Castlebar reeling after tragic death of Gerry Deane
Friend pays tribute to a family man with a ‘heart of gold’
THE community of Castlebar was still coming to terms last night with the death of popular local man Gerry Deane (pictured above), who got into difficulty whilst diving in Killary Harbour on Sunday.
The alarm was raised early in the afternoon when Mr Deane failed to surface some time around 1.30pm. He had been diving with two others and was was pulled from the water shortly afterwards and airlifted to Galway University Hospital, but attempts to save his life were in vain.
An employee with the outdoor staff of Castlebar Town Council, Mr Deane was also involved with Castlebar Rugby Club and was a keen fisherman, diver and outdoors enthusiast. Aged in his early 50s, Gerry was a native of St Bridget’s Crescent in Castlebar, and lived in Knights Park with his family. He is mourned by his wife, Teresa; son, Mark; daughter, Rachel; sister, Ann-Marie Downes; other family members and many colleagues and friends.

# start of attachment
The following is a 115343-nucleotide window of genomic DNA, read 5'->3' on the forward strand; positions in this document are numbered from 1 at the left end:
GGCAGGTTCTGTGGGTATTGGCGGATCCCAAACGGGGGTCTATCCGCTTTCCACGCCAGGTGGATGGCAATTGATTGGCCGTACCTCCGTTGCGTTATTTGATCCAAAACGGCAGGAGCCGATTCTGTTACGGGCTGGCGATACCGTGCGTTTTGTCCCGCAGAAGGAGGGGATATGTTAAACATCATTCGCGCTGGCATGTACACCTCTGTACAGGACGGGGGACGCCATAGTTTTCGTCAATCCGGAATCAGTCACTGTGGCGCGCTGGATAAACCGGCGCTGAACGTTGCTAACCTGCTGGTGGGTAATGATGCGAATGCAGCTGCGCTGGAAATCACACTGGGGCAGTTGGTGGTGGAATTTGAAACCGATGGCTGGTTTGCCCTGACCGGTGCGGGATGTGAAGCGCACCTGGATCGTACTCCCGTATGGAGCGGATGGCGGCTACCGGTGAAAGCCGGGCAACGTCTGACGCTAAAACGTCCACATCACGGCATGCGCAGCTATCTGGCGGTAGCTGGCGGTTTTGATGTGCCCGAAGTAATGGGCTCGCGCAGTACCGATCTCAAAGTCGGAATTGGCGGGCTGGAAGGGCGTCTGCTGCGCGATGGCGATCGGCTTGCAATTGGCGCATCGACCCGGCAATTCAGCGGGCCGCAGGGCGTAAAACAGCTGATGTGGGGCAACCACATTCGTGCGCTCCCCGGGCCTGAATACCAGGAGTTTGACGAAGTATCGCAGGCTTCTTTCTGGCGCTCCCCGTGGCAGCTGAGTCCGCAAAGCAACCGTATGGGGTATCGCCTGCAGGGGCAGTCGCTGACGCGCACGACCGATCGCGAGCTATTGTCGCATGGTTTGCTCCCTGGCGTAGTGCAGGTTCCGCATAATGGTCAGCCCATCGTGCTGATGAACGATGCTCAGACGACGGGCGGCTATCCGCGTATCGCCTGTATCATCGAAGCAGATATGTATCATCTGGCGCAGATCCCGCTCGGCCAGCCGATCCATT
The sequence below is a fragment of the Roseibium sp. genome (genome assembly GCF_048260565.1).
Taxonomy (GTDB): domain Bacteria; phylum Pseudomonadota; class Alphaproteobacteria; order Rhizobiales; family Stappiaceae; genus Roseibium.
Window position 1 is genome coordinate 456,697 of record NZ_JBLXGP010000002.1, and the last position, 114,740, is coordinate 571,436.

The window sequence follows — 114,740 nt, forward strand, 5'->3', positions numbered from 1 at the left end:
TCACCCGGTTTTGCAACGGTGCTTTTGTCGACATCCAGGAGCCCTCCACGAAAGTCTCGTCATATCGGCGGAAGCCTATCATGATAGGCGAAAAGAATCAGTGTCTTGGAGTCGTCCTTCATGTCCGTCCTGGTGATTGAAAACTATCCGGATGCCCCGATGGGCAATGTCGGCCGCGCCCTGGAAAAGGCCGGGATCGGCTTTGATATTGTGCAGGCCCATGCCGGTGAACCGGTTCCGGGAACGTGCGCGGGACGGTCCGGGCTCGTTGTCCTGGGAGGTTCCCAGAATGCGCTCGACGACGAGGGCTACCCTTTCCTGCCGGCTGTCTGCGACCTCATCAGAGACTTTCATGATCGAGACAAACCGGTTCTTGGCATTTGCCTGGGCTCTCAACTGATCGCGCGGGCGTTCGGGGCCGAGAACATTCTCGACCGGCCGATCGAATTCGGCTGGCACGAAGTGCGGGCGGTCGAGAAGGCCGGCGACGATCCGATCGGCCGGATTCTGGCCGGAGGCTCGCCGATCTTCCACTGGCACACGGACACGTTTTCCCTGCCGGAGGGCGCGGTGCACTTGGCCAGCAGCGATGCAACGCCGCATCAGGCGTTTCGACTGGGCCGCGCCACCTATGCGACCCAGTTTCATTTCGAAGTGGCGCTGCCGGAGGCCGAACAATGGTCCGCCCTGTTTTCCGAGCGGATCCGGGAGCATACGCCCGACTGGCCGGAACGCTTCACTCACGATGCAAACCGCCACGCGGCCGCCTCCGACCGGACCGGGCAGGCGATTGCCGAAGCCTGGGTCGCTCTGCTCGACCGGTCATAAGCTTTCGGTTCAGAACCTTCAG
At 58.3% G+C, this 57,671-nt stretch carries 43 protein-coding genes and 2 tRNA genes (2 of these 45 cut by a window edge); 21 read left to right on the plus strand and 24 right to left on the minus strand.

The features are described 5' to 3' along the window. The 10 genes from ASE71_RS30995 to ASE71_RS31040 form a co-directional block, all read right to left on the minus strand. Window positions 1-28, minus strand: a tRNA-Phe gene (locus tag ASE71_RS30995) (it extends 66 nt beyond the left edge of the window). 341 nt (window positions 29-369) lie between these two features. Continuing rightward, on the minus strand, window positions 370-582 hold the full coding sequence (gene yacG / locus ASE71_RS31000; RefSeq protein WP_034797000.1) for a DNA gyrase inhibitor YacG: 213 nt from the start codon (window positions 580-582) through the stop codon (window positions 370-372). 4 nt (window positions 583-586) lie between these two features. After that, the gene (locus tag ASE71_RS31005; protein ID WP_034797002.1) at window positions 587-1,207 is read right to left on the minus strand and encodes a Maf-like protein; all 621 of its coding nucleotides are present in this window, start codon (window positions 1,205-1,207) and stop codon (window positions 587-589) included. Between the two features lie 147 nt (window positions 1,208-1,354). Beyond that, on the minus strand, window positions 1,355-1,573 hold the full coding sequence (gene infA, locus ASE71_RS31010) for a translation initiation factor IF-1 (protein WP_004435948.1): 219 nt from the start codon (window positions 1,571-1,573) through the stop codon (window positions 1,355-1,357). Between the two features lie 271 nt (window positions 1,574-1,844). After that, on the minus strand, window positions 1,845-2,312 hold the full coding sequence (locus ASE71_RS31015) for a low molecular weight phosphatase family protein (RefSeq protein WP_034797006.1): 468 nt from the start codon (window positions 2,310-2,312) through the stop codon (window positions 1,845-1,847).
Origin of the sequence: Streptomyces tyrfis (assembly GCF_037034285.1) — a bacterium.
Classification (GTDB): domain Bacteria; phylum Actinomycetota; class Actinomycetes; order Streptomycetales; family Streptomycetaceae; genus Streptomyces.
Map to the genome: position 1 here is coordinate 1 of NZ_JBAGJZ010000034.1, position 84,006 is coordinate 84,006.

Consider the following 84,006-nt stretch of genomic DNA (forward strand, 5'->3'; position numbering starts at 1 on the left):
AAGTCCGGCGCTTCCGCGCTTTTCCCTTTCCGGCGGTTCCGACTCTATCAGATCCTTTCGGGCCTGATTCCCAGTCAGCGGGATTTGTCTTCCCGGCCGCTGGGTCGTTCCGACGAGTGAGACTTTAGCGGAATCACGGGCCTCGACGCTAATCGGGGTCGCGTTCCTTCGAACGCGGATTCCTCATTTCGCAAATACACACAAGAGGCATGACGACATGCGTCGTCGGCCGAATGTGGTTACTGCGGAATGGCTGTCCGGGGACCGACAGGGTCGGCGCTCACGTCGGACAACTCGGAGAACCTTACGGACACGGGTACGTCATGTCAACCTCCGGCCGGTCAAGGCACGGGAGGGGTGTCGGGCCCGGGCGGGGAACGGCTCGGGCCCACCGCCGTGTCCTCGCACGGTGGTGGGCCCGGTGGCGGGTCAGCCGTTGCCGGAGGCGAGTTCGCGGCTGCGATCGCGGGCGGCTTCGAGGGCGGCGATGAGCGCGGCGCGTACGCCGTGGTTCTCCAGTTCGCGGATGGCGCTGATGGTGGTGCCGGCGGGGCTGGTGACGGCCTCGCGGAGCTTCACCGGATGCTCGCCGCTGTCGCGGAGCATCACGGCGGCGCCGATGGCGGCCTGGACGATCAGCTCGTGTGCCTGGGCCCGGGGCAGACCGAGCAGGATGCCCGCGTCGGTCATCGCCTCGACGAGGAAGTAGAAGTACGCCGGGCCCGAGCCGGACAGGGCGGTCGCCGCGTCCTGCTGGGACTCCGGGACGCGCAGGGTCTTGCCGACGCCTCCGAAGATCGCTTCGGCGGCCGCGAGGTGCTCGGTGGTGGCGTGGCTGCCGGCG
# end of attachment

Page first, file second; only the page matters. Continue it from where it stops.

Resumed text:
Speaking to The Mayo News, Gerry’s lifelong friend Michael Cunningham, said his passing was a devastating blow to his family and the wider community, where he was held in such high regard.
“Anything Gerry did he put his heart in to it,” said Michael. “He was a giant of a man, a big strong fella with a heart of gold, who was devoted to his family and was so loved by all who knew him.”
Michael, a second cousin of Gerry, is President of Castlebar Rugby Club and also went to school with Gerry, from infant class in St Patrick’s NS in Castlebar. They worked together for Castlebar Town Council and Michael, known to everybody as ‘Fish’, also spoke of how Gerry was such an integral part of Castlebar RFC and in local fishing circles.
“He was great with the youth, he worked with the first team and was a coach for the youth sides, and they loved him. They used to call him Hulk Hogan ’cause he was such a strong man, and with the moustache he looked like him a bit.
“He played rugby with us back in the ’80s, and we had got him back into it. He was loving it. Even with the fishing he was so devoted, involving the young people in competitions and encouraging them. At his son’s birthday parties years ago, Gerry would be out in the back garden surrounded by kids teaching them how to cast a fly rod. He was a true gent, and there are not too many of his calibre left now.”
Gerry’s remains were due back in his home in Castlebar last night. His funeral will take place in the town later this week.